<%@ Import Namespace="System.Data" %> <%@ Import Namespace="System.Data.SqlClient" %> <%@ Import Namespace="System.Xml" %> <Script Runat="Server"> Const strTableName As String = "Titles" Sub Page_Load   Dim conPubs As SqlConnection   Dim dadDataAdapter As SqlDataAdapter   Dim dstDataSet As DataSet   Dim strXmlSchema As String   conPubs = New SqlConnection( "Server=localhost;UID=sa;PWD=secret;Database=Pubs" )   dadDataAdapter = New SqlDataAdapter( "Select * From " & strTableName, conPubs )   dstDataSet = New DataSet()   dstDataSet.DataSetName = strTableName & "DS"   dadDataAdapter.Fill( dstDataSet, strTableName )   strXmlSchema = Server.HTMLEncode( dstDataSet.GetXmlSchema() )   Response.Write( "<pre>" & strXmlSchema & "</pre>" ) End Sub </Script> 

The C# version of this code can be found on the CD-ROM.

When you execute the page in Listing 13.18, the page displays the XML schema for the Titles table in the Pubs database. If you want to display the schema for another table, you can modify the strTableName constant and change the database connection string to refer to the proper database.

When you execute the page in Listing 13.18, the XML schema in Listing 13.19 is displayed.

Listing 13.19 TitlesDS.xsd
 <xsd:schema id="TitlesDS" targetNamespace="" xmlns="" xmlns:xsd="http://www.w3.org/2001/XMLSchema" xmlns:msdata="urn:schemas-microsoft-com:xml-msdata">   <xsd:element name="TitlesDS" msdata:IsDataSet="true">     <xsd:complexType>       <xsd:choice maxOccurs="unbounded">         <xsd:element name="Titles">           <xsd:complexType>             <xsd:sequence>               <xsd:element name="title_id" type="xsd:string" minOccurs="0" />               <xsd:element name="title" type="xsd:string" minOccurs="0" />               <xsd:element name="type" type="xsd:string" minOccurs="0" />               <xsd:element name="pub_id" type="xsd:string" minOccurs="0" />               <xsd:element name="price" type="xsd:decimal" minOccurs="0" />               <xsd:element name="advance" type="xsd:decimal" minOccurs="0" />               <xsd:element name="royalty" type="xsd:int" minOccurs="0" />               <xsd:element name="ytd_sales" type="xsd:int" minOccurs="0" />               <xsd:element name="notes" type="xsd:string" minOccurs="0" />               <xsd:element name="pubdate" type="xsd:dateTime" minOccurs="0" />             </xsd:sequence>           </xsd:complexType>         </xsd:element>       </xsd:choice>     </xsd:complexType>   </xsd:element> </xsd:schema>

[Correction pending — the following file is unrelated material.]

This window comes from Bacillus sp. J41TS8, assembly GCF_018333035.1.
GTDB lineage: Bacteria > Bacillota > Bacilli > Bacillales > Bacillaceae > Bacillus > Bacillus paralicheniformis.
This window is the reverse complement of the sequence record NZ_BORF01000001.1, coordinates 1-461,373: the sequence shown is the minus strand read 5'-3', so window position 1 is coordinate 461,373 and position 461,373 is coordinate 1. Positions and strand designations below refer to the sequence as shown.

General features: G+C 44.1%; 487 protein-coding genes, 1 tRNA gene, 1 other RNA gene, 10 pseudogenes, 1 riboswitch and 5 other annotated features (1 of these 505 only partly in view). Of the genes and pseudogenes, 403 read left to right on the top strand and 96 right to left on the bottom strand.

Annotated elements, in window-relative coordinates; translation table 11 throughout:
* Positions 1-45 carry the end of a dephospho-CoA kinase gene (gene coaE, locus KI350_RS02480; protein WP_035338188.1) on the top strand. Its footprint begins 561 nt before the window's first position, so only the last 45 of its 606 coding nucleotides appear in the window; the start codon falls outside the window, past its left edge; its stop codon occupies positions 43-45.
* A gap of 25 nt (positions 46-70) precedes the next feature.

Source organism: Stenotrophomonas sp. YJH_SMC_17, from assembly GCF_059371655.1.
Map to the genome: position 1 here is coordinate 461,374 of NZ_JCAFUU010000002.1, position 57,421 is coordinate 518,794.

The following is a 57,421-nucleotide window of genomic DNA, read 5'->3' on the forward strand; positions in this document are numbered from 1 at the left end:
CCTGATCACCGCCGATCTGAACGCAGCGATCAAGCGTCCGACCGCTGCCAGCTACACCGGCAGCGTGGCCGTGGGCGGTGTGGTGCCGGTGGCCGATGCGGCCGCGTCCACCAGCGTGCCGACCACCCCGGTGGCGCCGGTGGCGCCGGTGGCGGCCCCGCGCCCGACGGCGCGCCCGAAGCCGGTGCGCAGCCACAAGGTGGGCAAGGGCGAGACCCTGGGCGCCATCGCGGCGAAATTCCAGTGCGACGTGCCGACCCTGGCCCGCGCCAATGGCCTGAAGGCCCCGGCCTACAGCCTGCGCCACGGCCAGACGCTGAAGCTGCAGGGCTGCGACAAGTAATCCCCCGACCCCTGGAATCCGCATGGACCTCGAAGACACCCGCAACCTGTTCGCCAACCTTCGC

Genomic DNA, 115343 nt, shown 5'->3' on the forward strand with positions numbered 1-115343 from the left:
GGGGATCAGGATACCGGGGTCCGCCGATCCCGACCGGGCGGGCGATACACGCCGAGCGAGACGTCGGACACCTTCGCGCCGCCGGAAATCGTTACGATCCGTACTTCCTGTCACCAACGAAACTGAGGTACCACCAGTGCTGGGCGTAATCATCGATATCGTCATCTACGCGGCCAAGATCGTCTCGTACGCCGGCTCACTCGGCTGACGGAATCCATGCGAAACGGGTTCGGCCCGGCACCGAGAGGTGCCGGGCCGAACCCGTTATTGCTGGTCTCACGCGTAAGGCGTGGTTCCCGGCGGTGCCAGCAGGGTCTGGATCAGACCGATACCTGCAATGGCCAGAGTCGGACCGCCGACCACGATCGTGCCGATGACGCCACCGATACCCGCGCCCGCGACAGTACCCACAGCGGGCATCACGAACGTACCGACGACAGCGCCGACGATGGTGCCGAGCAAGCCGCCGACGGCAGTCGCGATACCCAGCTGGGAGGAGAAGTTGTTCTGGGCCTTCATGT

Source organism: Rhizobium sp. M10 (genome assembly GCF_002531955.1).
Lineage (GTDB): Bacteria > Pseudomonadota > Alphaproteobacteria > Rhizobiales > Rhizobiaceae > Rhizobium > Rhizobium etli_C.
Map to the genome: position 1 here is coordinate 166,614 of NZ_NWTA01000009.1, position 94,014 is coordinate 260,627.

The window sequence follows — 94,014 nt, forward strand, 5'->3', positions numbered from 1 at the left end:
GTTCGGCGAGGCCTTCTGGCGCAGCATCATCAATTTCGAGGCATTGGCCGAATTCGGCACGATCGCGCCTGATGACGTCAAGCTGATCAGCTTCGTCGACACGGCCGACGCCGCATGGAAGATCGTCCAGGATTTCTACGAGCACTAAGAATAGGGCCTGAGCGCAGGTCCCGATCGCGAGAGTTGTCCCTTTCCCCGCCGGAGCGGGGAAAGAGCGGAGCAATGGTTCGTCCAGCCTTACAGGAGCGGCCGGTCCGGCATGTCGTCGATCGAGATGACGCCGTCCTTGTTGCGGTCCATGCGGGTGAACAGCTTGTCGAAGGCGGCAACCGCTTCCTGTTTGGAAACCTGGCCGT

The C# version of this code can be found on the CD-ROM.

If you look closely at the schema, you notice that the schema's ID is the name of the DataSet ( TitlesDS ), and the schema includes a Titles element that represents the Titles database table.

Copy the schema generated by the GetXMLSchema.aspx page to a new file and save the file with the name TitlesDS.xsd . You need to use this schema when generating the source code for the strongly typed DataSet class.